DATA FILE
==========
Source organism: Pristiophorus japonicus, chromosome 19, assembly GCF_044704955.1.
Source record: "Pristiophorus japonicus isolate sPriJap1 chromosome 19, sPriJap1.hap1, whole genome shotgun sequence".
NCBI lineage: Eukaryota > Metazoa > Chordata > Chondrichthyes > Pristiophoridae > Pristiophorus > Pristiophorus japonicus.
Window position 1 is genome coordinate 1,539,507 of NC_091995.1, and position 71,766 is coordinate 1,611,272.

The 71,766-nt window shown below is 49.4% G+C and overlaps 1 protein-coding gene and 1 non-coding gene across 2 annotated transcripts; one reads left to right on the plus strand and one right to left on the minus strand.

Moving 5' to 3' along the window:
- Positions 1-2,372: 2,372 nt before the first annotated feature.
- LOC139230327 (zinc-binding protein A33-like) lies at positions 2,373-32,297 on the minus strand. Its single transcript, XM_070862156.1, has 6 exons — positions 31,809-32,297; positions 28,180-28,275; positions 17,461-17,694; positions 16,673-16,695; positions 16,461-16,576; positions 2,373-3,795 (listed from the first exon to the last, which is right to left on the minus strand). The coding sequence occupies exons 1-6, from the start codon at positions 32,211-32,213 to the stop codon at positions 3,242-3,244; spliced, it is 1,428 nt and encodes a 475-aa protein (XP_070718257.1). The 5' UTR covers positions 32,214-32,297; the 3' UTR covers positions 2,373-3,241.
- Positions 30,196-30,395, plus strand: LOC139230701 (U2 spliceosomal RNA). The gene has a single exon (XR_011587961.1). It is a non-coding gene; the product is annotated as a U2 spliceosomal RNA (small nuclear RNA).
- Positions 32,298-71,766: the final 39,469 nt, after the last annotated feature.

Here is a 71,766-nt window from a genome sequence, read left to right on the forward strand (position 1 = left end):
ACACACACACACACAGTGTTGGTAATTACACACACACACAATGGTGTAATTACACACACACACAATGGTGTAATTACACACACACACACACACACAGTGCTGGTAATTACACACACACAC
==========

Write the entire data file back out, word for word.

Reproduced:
Source organism: Pristiophorus japonicus, chromosome 19, assembly GCF_044704955.1.
Source record: "Pristiophorus japonicus isolate sPriJap1 chromosome 19, sPriJap1.hap1, whole genome shotgun sequence".
NCBI lineage: Eukaryota > Metazoa > Chordata > Chondrichthyes > Pristiophoridae > Pristiophorus > Pristiophorus japonicus.
Window position 1 is genome coordinate 1,539,507 of NC_091995.1, and position 71,766 is coordinate 1,611,272.

The 71,766-nt window shown below is 49.4% G+C and overlaps 1 protein-coding gene and 1 non-coding gene across 2 annotated transcripts; one reads left to right on the plus strand and one right to left on the minus strand.

Moving 5' to 3' along the window:
- Positions 1-2,372: 2,372 nt before the first annotated feature.
- LOC139230327 (zinc-binding protein A33-like) lies at positions 2,373-32,297 on the minus strand. Its single transcript, XM_070862156.1, has 6 exons — positions 31,809-32,297; positions 28,180-28,275; positions 17,461-17,694; positions 16,673-16,695; positions 16,461-16,576; positions 2,373-3,795 (listed from the first exon to the last, which is right to left on the minus strand). The coding sequence occupies exons 1-6, from the start codon at positions 32,211-32,213 to the stop codon at positions 3,242-3,244; spliced, it is 1,428 nt and encodes a 475-aa protein (XP_070718257.1). The 5' UTR covers positions 32,214-32,297; the 3' UTR covers positions 2,373-3,241.
- Positions 30,196-30,395, plus strand: LOC139230701 (U2 spliceosomal RNA). The gene has a single exon (XR_011587961.1). It is a non-coding gene; the product is annotated as a U2 spliceosomal RNA (small nuclear RNA).
- Positions 32,298-71,766: the final 39,469 nt, after the last annotated feature.

Here is a 71,766-nt window from a genome sequence, read left to right on the forward strand (position 1 = left end):
ACACACACACACACAGTGTTGGTAATTACACACACACACAATGGTGTAATTACACACACACACAATGGTGTAATTACACACACACACACACACACAGTGCTGGTAATTACACACACACAC